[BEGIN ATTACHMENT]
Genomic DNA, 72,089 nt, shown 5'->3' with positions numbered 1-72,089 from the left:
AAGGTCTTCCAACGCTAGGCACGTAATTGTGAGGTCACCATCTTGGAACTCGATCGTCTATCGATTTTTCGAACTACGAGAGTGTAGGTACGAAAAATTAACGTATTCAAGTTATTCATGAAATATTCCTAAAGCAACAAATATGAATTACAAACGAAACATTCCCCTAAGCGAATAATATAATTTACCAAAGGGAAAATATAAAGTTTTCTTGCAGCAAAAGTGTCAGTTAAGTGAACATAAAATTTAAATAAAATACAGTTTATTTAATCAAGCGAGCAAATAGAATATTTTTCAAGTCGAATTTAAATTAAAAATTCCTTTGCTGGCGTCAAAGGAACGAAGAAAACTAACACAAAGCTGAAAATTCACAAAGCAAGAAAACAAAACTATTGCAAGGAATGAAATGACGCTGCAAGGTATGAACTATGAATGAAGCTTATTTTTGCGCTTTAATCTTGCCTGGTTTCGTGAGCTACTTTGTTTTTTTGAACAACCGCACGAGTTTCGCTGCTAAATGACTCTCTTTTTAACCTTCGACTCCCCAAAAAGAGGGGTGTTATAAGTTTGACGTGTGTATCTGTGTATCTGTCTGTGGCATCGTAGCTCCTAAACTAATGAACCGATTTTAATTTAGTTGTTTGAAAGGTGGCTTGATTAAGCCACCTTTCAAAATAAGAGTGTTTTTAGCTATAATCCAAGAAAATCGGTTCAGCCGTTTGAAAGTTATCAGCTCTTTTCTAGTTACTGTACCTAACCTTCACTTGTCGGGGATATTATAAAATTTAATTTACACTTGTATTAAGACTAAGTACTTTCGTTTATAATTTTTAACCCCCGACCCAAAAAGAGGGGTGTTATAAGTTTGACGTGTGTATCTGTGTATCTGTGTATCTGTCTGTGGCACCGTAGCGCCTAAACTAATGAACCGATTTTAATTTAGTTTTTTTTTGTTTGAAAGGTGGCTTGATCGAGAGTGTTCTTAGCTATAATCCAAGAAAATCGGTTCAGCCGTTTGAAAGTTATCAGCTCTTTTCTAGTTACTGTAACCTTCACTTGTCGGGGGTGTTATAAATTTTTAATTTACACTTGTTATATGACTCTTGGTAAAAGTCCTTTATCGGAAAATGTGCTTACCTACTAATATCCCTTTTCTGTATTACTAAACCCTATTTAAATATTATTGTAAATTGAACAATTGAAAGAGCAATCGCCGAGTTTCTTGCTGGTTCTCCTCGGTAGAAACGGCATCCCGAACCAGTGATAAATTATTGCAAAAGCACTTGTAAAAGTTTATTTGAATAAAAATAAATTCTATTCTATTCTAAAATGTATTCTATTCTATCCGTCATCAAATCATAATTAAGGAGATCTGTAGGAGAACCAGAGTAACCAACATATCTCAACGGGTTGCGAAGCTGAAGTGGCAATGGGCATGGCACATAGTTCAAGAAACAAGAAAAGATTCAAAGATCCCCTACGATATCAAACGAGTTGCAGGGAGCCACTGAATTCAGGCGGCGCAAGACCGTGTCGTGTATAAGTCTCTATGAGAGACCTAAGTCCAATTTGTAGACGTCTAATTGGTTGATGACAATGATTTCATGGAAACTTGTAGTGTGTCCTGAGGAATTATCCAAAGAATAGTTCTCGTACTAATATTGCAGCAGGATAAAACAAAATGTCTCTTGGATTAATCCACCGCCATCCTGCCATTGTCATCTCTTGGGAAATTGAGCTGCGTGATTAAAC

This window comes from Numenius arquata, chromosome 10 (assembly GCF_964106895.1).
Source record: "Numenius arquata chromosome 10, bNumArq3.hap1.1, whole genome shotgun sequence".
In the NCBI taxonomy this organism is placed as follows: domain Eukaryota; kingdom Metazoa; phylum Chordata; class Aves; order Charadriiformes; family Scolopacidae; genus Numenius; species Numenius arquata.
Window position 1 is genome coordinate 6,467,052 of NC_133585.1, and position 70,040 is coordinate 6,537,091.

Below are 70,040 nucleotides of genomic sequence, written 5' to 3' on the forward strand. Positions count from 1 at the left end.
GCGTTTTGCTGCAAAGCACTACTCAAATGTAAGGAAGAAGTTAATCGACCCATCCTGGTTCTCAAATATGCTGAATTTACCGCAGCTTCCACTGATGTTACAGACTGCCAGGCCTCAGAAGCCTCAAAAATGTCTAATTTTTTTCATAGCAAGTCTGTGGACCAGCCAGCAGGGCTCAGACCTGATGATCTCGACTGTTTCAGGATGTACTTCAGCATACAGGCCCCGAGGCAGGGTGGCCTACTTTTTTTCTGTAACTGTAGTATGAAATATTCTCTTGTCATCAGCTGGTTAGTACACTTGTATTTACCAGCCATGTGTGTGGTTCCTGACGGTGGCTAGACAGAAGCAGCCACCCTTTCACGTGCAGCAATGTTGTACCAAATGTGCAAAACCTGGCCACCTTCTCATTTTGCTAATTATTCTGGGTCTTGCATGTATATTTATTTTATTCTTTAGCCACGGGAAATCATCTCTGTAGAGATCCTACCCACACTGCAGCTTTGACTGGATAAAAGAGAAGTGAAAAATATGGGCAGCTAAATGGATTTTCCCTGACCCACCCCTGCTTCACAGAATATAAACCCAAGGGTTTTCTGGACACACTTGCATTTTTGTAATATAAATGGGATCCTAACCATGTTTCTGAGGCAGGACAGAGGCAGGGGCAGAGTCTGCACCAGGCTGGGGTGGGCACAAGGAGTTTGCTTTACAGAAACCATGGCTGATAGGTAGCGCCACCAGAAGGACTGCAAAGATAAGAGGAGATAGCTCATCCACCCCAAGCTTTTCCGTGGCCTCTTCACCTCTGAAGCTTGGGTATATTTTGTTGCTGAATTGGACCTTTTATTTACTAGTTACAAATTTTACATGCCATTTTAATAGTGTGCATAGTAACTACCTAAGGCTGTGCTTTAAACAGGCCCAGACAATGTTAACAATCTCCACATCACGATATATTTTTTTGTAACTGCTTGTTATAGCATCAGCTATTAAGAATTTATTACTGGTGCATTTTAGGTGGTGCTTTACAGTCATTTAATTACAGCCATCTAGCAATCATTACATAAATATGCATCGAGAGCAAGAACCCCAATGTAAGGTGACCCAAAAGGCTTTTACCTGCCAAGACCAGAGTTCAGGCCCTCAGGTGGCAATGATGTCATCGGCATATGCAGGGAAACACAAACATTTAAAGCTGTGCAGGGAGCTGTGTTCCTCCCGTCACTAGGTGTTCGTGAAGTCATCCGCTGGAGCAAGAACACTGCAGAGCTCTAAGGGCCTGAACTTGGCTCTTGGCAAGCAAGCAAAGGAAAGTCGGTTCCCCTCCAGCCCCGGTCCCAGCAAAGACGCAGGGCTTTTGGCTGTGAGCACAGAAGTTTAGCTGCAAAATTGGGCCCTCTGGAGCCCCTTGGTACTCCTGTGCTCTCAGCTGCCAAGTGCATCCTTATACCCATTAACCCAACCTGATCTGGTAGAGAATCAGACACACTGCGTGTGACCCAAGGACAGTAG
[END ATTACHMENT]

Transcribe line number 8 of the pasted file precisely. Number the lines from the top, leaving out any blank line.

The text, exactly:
GCGTTTTGCTGCAAAGCACTACTCAAATGTAAGGAAGAAGTTAATCGACCCATCCTGGTTCTCAAATATGCTGAATTTACCGCAGCTTCCACTGATGTTACAGACTGCCAGGCCTCAGAAGCCTCAAAAATGTCTAATTTTTTTCATAGCAAGTCTGTGGACCAGCCAGCAGGGCTCAGACCTGATGATCTCGACTGTTTCAGGATGTACTTCAGCATACAGGCCCCGAGGCAGGGTGGCCTACTTTTTTTCTGTAACTGTAGTATGAAATATTCTCTTGTCATCAGCTGGTTAGTACACTTGTATTTACCAGCCATGTGTGTGGTTCCTGACGGTGGCTAGACAGAAGCAGCCACCCTTTCACGTGCAGCAATGTTGTACCAAATGTGCAAAACCTGGCCACCTTCTCATTTTGCTAATTATTCTGGGTCTTGCATGTATATTTATTTTATTCTTTAGCCACGGGAAATCATCTCTGTAGAGATCCTACCCACACTGCAGCTTTGACTGGATAAAAGAGAAGTGAAAAATATGGGCAGCTAAATGGATTTTCCCTGACCCACCCCTGCTTCACAGAATATAAACCCAAGGGTTTTCTGGACACACTTGCATTTTTGTAATATAAATGGGATCCTAACCATGTTTCTGAGGCAGGACAGAGGCAGGGGCAGAGTCTGCACCAGGCTGGGGTGGGCACAAGGAGTTTGCTTTACAGAAACCATGGCTGATAGGTAGCGCCACCAGAAGGACTGCAAAGATAAGAGGAGATAGCTCATCCACCCCAAGCTTTTCCGTGGCCTCTTCACCTCTGAAGCTTGGGTATATTTTGTTGCTGAATTGGACCTTTTATTTACTAGTTACAAATTTTACATGCCATTTTAATAGTGTGCATAGTAACTACCTAAGGCTGTGCTTTAAACAGGCCCAGACAATGTTAACAATCTCCACATCACGATATATTTTTTTGTAACTGCTTGTTATAGCATCAGCTATTAAGAATTTATTACTGGTGCATTTTAGGTGGTGCTTTACAGTCATTTAATTACAGCCATCTAGCAATCATTACATAAATATGCATCGAGAGCAAGAACCCCAATGTAAGGTGACCCAAAAGGCTTTTACCTGCCAAGACCAGAGTTCAGGCCCTCAGGTGGCAATGATGTCATCGGCATATGCAGGGAAACACAAACATTTAAAGCTGTGCAGGGAGCTGTGTTCCTCCCGTCACTAGGTGTTCGTGAAGTCATCCGCTGGAGCAAGAACACTGCAGAGCTCTAAGGGCCTGAACTTGGCTCTTGGCAAGCAAGCAAAGGAAAGTCGGTTCCCCTCCAGCCCCGGTCCCAGCAAAGACGCAGGGCTTTTGGCTGTGAGCACAGAAGTTTAGCTGCAAAATTGGGCCCTCTGGAGCCCCTTGGTACTCCTGTGCTCTCAGCTGCCAAGTGCATCCTTATACCCATTAACCCAACCTGATCTGGTAGAGAATCAGACACACTGCGTGTGACCCAAGGACAGTAG